Children across the globe will be handed out sweets and chocolates as they carry out the US tradition knocking on doors and calling "trick or treat", making the Halloween holiday one of the most important trading periods for confectionery companies. "There's no doubt about it, when doorbells ring on October 31, consumers respond with candy, and lots of it," said Todd Hale, senior vice president at Neilsen, who compiled the report. According to Hale, US sales of chocolate and sweets, or "candy", are expected to increase 63 per cent compared to the previous ten weeks. "Nielsen's data shows that 29 October and 15 April, the day before Easter Sunday, were the top two days in terms of dollar sales last year, but Halloween also ranks in the top ten," he added. Consumers seem to prefer smaller treats to hand out to the children that knock on the front door, as the greatest increases in volume sales are in the miniature confectionery category. The category of smaller chocolate bars and sweet packets generated 39 per cent of its annual sales during the Halloween season in 2006, Hale said, while the overall confectionery candy generated 22 per cent of annual sales over the same period. Not surprising, seasonal confectionery demonstrating a spooky or scary theme is also very popular at this time, with 28 per cent of lollipops sold during Halloween featuring images of "scary" characters such as witches and ghosts. "For retailers and manufacturers, Halloween is a concentrated selling period for seasonal items, and our research shows consumers putting a strong showing at the cash register," Hale said.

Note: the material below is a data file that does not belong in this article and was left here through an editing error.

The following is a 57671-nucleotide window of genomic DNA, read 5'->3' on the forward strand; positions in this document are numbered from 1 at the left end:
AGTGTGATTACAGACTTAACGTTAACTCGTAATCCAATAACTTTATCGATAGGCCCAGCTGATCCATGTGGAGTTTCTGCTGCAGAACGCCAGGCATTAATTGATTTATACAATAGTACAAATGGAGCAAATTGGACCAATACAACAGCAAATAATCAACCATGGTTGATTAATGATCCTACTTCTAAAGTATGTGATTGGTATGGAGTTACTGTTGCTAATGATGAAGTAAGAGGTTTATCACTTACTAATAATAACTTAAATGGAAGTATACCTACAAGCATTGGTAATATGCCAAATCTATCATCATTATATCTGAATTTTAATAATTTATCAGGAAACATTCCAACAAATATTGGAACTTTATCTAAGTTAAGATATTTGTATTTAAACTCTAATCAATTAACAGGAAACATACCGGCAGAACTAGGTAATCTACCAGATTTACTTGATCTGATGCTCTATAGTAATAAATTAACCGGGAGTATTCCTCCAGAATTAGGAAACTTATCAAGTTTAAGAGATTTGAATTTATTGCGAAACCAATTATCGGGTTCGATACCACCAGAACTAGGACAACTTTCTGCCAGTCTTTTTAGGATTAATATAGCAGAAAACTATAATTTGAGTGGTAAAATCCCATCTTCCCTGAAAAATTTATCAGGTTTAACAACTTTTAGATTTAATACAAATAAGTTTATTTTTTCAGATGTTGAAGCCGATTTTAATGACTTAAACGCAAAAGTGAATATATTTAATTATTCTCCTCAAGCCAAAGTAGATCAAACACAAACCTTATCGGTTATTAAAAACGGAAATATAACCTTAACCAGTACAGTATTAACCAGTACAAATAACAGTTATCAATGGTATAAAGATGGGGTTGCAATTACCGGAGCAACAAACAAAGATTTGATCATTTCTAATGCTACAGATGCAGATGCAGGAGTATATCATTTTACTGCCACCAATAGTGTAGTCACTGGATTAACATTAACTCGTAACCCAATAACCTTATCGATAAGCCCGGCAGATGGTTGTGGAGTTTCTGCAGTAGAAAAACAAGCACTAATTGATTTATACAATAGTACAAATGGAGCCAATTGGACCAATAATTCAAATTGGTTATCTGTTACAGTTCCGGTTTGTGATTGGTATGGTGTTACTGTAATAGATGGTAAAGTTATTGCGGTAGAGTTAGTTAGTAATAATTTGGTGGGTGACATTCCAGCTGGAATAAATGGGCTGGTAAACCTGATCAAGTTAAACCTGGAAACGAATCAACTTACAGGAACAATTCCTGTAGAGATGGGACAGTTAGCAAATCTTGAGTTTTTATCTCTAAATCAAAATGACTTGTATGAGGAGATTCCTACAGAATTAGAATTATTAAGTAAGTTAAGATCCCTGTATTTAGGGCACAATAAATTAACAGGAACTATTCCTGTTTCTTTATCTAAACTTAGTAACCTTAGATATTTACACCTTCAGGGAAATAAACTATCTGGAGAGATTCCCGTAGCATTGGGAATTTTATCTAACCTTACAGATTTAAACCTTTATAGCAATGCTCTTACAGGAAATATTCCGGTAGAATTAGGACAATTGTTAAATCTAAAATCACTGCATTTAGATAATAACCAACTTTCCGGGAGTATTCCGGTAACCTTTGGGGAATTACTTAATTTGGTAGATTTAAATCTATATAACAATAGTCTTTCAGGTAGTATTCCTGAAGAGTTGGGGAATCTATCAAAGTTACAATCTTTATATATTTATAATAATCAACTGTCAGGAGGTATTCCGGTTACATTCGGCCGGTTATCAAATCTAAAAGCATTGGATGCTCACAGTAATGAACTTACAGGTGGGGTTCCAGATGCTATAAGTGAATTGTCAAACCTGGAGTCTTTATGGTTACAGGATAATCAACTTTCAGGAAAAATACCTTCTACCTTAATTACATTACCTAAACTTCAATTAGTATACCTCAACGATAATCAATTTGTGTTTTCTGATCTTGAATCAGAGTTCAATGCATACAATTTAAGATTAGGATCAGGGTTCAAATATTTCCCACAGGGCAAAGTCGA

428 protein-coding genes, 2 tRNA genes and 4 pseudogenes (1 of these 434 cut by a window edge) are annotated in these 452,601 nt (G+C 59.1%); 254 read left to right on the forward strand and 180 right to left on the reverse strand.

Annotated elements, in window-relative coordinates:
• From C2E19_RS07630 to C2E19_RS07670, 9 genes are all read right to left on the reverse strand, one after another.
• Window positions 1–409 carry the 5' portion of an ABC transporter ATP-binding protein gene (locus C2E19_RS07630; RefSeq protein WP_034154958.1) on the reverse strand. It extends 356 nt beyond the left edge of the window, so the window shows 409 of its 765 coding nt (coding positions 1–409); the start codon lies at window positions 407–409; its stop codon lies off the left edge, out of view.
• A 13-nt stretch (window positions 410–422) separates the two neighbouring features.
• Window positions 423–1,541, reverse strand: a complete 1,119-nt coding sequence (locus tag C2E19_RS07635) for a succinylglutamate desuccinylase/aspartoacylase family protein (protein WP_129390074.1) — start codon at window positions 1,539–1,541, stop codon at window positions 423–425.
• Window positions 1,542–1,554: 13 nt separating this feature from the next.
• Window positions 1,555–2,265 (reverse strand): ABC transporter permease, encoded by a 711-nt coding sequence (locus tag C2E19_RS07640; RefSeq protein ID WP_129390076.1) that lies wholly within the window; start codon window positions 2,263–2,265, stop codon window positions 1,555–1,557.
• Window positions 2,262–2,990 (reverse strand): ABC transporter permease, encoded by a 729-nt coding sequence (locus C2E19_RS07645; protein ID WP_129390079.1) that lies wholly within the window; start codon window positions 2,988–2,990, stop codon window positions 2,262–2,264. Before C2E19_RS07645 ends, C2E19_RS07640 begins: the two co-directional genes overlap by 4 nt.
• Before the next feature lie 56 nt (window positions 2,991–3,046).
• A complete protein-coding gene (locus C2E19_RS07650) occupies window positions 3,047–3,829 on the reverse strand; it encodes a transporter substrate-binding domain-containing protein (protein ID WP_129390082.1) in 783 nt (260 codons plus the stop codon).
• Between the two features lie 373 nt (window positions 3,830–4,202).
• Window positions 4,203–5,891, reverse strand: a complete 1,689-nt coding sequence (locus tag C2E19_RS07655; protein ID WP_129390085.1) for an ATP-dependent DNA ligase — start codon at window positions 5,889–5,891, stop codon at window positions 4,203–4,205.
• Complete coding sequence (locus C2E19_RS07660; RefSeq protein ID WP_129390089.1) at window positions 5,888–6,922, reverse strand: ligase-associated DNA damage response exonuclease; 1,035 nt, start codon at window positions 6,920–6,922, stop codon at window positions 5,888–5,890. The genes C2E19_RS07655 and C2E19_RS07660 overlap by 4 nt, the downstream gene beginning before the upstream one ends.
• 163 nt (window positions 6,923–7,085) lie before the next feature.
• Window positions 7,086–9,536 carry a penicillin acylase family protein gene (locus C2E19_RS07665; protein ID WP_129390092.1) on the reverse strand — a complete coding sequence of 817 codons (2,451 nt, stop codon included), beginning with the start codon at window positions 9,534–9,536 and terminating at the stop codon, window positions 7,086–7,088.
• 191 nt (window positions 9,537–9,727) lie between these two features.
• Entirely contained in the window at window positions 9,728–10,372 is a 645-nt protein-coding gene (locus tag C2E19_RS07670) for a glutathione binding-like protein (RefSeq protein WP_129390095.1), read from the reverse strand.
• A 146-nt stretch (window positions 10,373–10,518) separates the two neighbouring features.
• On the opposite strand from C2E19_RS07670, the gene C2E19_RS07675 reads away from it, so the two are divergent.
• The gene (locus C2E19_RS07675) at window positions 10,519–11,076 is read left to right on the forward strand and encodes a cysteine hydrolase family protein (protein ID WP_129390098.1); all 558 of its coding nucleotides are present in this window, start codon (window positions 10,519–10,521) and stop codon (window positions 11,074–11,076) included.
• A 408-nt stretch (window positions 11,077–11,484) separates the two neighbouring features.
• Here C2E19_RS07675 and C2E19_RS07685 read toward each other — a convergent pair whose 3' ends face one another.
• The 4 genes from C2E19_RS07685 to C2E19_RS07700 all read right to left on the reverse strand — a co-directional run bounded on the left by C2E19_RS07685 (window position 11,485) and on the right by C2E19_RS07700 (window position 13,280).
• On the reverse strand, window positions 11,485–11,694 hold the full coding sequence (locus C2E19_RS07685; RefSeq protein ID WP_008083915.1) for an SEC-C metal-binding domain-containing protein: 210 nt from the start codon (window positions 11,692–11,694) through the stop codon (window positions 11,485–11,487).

Halloween is one of the top holiday in terms of volume sales for confectioners, as consumers will spend more than $2.1bn (€1.5bn) on chocolate and sweets later this month in the US alone, states a new report.